BlackNurse is a revolutionary technology in the field of cyber attacks. Hackers only need one laptop and minimal data to perform a DoS (denial of service) attack. The BlackNurse attacks target Cisco, SonicWall, Palo Alto and Zyxel firewalls. This method requires small resources to bring down large servers offline.
The Security Operations Center of Danish telecom operator TDC did research on the BlackNurse attacks and wrote a report, detailing their technological aspects and their severity. The researchers highlighted that the method uses low bandwidth Internet Control Message Protocol (ICMP). They explained that BlackNurse “is capable of doing a denial of service to well-known firewalls”. The unusual aspect is that a hacker needs a simple device and a small amount of data to initiate an attack.
The TDC experts shared their observations on the method: “The BlackNurse attack attracted our attention, because in our anti-DDoS solution we experienced that even though traffic speed and packets per second were very low, this attack could keep our customers’ operations down. This even applied to customers with large internet uplinks and large enterprise firewalls in place. We had expected that professional firewall equipment would be able to handle the attack.”
The BlackNurse technology utilizes ICMP Type 3 Code 3 “port unreachable” messages to attack a server. The goal of these messages is to overload the firewall’s CPU. As the research team wrote: “Based on our test, we know that a reasonable sized laptop can produce approx. a 180 Mbit/s DoS attack with these commands”. This leads to the conclusion that a laptop has enough resources to exert the amount of CPU which would put the targeted server in a DoS state.
The researchers explained how the BlackNurse method performs DoS attacks using a low bandwidth connection of 15 to 18 Mbps. “This is to achieve the volume of packets needed which is around 40 to 50K packets per second. It does not matter if you have a 1 Gbit/s Internet connection. The impact we see on different firewalls is typically high CPU loads. When an attack is ongoing, users from the LAN site will no longer be able to send/receive traffic to/from the Internet. All firewalls we have seen recover when the attack stops.”
The TDC team managed to determine which devices are vulnerable to the BlackNurse attacks. The list is as follows:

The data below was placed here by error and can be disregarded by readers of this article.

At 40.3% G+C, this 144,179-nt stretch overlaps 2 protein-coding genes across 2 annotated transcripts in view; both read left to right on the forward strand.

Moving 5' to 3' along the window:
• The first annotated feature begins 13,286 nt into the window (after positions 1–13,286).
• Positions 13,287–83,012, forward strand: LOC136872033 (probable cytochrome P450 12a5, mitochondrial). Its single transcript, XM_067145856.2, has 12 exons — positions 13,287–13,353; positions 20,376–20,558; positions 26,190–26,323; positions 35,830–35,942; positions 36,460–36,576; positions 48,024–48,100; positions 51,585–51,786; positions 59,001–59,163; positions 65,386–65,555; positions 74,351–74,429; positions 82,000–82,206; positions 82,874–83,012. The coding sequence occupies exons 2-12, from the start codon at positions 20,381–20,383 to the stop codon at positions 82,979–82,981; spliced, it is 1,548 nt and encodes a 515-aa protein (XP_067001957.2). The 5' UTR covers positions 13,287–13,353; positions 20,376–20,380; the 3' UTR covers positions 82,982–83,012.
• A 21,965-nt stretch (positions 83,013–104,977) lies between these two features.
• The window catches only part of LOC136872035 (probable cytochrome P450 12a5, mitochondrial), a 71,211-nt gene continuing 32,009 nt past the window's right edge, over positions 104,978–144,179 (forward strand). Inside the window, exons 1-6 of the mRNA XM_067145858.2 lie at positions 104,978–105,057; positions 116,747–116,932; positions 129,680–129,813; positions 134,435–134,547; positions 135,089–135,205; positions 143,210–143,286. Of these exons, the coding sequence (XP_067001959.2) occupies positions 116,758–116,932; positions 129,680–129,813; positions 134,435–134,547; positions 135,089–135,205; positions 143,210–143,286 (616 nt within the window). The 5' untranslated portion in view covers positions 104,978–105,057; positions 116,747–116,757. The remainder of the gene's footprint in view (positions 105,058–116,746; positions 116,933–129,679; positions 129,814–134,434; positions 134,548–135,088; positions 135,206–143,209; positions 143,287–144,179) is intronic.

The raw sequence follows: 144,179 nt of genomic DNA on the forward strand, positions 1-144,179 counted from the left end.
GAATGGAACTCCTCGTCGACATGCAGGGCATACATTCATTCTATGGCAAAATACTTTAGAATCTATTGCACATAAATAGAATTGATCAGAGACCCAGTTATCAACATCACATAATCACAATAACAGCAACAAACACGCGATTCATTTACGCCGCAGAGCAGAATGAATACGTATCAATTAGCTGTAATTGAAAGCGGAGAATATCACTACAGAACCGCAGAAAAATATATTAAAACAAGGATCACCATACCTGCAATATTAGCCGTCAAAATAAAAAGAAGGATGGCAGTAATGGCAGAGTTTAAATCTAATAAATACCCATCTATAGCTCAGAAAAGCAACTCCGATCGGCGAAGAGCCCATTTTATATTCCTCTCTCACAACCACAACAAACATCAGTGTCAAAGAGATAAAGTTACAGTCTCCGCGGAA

Cisco ASA 5506, 5515, 5525 (default settings)
Cisco ASA 5550 (legacy) and 5515-X (latest generation)
Cisco Router 897 (can be mitigated)
Some unverified Palo Alto
SonicWall (misconfiguration can be changed and mitigated)
Zyxel NWA3560-N (wireless attack from LAN side)
Zyxel Zywall USG50
The security specialists summed up their findings by pointing out that a certain type of device is most vulnerable to BlackNurse attacks. “We see the Cisco ASA firewall 55xx series to have the biggest problems. Even if you deny all ICMP traffic to the firewalls, they still suffer from the DOS attack, with as little as 4Mbit of traffic.”
TDC listed mitigations and SNORT IDS rules to assist users in detecting BlackNurse attacks. Another source of advice people can use is a post on GitHub, published by a security engineer for OVH. The technician provided a proof-of-concept (PoC) code which allows users to check if their device is vulnerable to BlackNurse attacks.
Independent software developers NETRESEC also made a contribution to the research efforts on the BlackNurse technology. They issued a blog post, titled “The 90’s called and wanted their ICMP flood attack back”. The publication outlines the risk of granting permission for ICMP unreachable message Type 3 while acknowledging TDC’s report. There is a conflict between the Cisco ASA 5500 manual, which recommends giving permission, and the analysis of TDC, which advises denying “ICMP Type 3 messages sent to the WAN interface of Cisco ASA firewalls to prevent the BlackNurse attack.”
Palo Alto also addressed TDC’s findings. To help users combat against the BlackNurse attacks, they issued an advisory and list of recommendations post.
You can add the diary entry of the SANS Internet Storm Center in your list of advisory notes regarding the BlackNurse attacks. The publication offers solutions to help users deal with the threat.